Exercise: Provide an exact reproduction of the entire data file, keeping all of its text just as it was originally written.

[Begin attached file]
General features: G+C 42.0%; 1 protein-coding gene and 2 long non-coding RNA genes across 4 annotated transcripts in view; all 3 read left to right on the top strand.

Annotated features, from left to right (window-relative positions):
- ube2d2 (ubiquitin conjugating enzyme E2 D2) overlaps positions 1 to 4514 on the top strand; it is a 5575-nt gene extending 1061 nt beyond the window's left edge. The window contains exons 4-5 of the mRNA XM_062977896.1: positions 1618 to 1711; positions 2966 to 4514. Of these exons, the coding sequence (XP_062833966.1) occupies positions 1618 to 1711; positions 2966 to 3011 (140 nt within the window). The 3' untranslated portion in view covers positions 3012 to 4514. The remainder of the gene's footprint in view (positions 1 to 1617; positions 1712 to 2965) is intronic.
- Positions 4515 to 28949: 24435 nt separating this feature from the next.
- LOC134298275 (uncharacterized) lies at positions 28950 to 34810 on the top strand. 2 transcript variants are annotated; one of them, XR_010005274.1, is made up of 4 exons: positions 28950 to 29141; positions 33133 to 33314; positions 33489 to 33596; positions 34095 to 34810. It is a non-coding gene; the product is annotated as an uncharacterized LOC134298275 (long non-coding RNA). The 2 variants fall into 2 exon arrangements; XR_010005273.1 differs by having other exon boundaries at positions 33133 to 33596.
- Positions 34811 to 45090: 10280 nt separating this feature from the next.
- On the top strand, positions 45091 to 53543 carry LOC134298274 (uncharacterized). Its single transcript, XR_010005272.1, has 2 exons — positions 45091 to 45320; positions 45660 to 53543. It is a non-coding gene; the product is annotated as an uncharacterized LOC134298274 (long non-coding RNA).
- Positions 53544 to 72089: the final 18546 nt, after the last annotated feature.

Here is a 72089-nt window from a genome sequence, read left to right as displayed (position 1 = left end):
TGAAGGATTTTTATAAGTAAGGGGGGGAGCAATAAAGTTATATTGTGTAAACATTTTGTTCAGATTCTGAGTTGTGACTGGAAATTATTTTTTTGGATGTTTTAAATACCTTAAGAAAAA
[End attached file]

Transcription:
General features: G+C 42.0%; 1 protein-coding gene and 2 long non-coding RNA genes across 4 annotated transcripts in view; all 3 read left to right on the top strand.

Annotated features, from left to right (window-relative positions):
- ube2d2 (ubiquitin conjugating enzyme E2 D2) overlaps positions 1 to 4514 on the top strand; it is a 5575-nt gene extending 1061 nt beyond the window's left edge. The window contains exons 4-5 of the mRNA XM_062977896.1: positions 1618 to 1711; positions 2966 to 4514. Of these exons, the coding sequence (XP_062833966.1) occupies positions 1618 to 1711; positions 2966 to 3011 (140 nt within the window). The 3' untranslated portion in view covers positions 3012 to 4514. The remainder of the gene's footprint in view (positions 1 to 1617; positions 1712 to 2965) is intronic.
- Positions 4515 to 28949: 24435 nt separating this feature from the next.
- LOC134298275 (uncharacterized) lies at positions 28950 to 34810 on the top strand. 2 transcript variants are annotated; one of them, XR_010005274.1, is made up of 4 exons: positions 28950 to 29141; positions 33133 to 33314; positions 33489 to 33596; positions 34095 to 34810. It is a non-coding gene; the product is annotated as an uncharacterized LOC134298275 (long non-coding RNA). The 2 variants fall into 2 exon arrangements; XR_010005273.1 differs by having other exon boundaries at positions 33133 to 33596.
- Positions 34811 to 45090: 10280 nt separating this feature from the next.
- On the top strand, positions 45091 to 53543 carry LOC134298274 (uncharacterized). Its single transcript, XR_010005272.1, has 2 exons — positions 45091 to 45320; positions 45660 to 53543. It is a non-coding gene; the product is annotated as an uncharacterized LOC134298274 (long non-coding RNA).
- Positions 53544 to 72089: the final 18546 nt, after the last annotated feature.

Here is a 72089-nt window from a genome sequence, read left to right as displayed (position 1 = left end):
TGAAGGATTTTTATAAGTAAGGGGGGGAGCAATAAAGTTATATTGTGTAAACATTTTGTTCAGATTCTGAGTTGTGACTGGAAATTATTTTTTTGGATGTTTTAAATACCTTAAGAAAAA